26 March 2012
candied grapefruit peels.
I don't often post recipes in this space--there are so many others who do it well, and more innovatively. And this method may be old news to many of you--but for me it was an eye-opener in the realm of preserving and enjoying fresh food, so I thought I'd share. These are so easy to make, and they strike the perfect balance (for me) between sweet and bitter. They are quite similar to those gooey "fruit" wedges that you find in the gas station candy aisle, but soooo much better, somehow. Like the difference between storebought and homemade marshmallows--once you've tried the real thing, the imitation will never satisfy again.
Candied Grapefruit Peels. (method adapted from Fine Cooking magazine--our fave)
1) Start with two grapefruit. Cut each into eigths, lengthwise, then use a sharp paring knife to remove the peel and some of the pith (white part) from each section. (Go ahead and finish peeling the grapefruit sections as you go along, putting them into a bowl for snacking or salad later on. I love salad greens topped with grapefruit, blueberries, goat cheese, and pecans... but that's another story.)
2) Cut each peel section into long strips, about 1/4 inch wide.
3) Place peels into a small saucepan and add cold water to cover. Put the pot on the stove and bring the water to boiling, then boil for 5 minutes. Drain water and repeat twice, each time with new water, for a total of three blanchings.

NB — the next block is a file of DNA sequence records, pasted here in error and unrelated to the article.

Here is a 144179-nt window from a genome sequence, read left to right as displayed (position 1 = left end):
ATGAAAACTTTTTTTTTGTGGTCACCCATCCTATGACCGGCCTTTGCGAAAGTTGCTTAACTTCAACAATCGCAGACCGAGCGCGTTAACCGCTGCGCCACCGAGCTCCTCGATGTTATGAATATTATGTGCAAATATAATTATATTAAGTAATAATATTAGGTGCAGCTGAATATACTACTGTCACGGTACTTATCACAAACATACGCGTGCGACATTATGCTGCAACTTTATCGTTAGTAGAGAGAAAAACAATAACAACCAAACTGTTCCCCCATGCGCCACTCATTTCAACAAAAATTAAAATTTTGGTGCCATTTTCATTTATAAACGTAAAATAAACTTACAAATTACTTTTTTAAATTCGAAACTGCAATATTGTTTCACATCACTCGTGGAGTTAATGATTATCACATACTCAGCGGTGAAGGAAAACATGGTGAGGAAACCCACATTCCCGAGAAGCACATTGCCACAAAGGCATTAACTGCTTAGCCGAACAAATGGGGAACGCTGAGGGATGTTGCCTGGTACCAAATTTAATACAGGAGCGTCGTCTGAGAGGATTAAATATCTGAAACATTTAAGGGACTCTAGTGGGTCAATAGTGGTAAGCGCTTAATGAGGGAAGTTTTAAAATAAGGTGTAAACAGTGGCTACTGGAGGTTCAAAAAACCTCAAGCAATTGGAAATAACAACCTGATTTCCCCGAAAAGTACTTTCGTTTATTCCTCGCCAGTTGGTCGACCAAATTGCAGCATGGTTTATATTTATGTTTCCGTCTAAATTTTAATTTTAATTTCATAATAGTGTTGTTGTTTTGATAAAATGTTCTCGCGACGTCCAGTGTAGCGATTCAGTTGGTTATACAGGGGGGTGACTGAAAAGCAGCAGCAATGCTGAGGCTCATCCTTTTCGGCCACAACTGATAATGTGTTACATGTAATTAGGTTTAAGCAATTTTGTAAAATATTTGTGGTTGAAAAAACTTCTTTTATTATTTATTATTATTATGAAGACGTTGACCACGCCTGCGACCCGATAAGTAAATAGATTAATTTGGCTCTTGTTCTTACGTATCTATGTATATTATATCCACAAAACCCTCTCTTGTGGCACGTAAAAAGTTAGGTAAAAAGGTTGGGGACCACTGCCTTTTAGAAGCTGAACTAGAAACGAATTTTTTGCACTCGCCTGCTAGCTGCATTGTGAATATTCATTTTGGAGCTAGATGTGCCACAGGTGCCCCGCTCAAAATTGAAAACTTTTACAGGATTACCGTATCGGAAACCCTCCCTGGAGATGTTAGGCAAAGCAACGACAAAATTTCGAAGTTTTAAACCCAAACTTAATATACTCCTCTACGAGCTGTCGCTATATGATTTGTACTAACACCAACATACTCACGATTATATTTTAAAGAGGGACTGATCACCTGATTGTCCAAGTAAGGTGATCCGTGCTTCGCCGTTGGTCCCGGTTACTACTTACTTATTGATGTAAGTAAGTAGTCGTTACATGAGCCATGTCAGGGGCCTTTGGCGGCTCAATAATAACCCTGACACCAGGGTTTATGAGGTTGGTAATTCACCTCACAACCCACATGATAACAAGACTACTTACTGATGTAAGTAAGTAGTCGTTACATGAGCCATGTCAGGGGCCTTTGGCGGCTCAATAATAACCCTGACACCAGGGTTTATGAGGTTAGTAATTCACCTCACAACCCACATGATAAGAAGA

4) Set peels aside and mix 1 1/2 cups sugar with 1 cup of water in your saucepan. Heat, stirring until sugar dissolves, then bring mixture to a boil. Add peels and reduce heat to a simmer. Continue simmering about 45 minutes, until peels are translucent and liquid has reduced significantly.
5) Drain the peels, saving the syrup for another use (grapefruit cocktails, anyone?). Place them in a bowl with about a cup more of sugar and toss until coated. Spread peels on a rack to dry for at least 5 hours before storing them in an airtight container.
6) Remember to take a picture of the pretty finished peels before you're down to the last three. (this is the step I skipped--oops.)
A few other notes:
--I've done this twice now, and the second time I cut the strips wider--closer to 1/2". But the narrower, 1/4" width I did the first time worked out better, so I'd recommend sticking to that.
--You could do this with any citrus peel--but I'd do them individually (i.e., don't mix lemon and grapefruit peel in the same batch) because different fruits will take different amounts of time to reach translucency in the candying step (#4).
--My kids didn't go for these--even though at least one is a grapefruit lover, and the other is a sugar lover. I think kids' tongues have more finely tuned sensors for bitterness. It worked to my benefit, of course, but thought I'd mention as an fyi.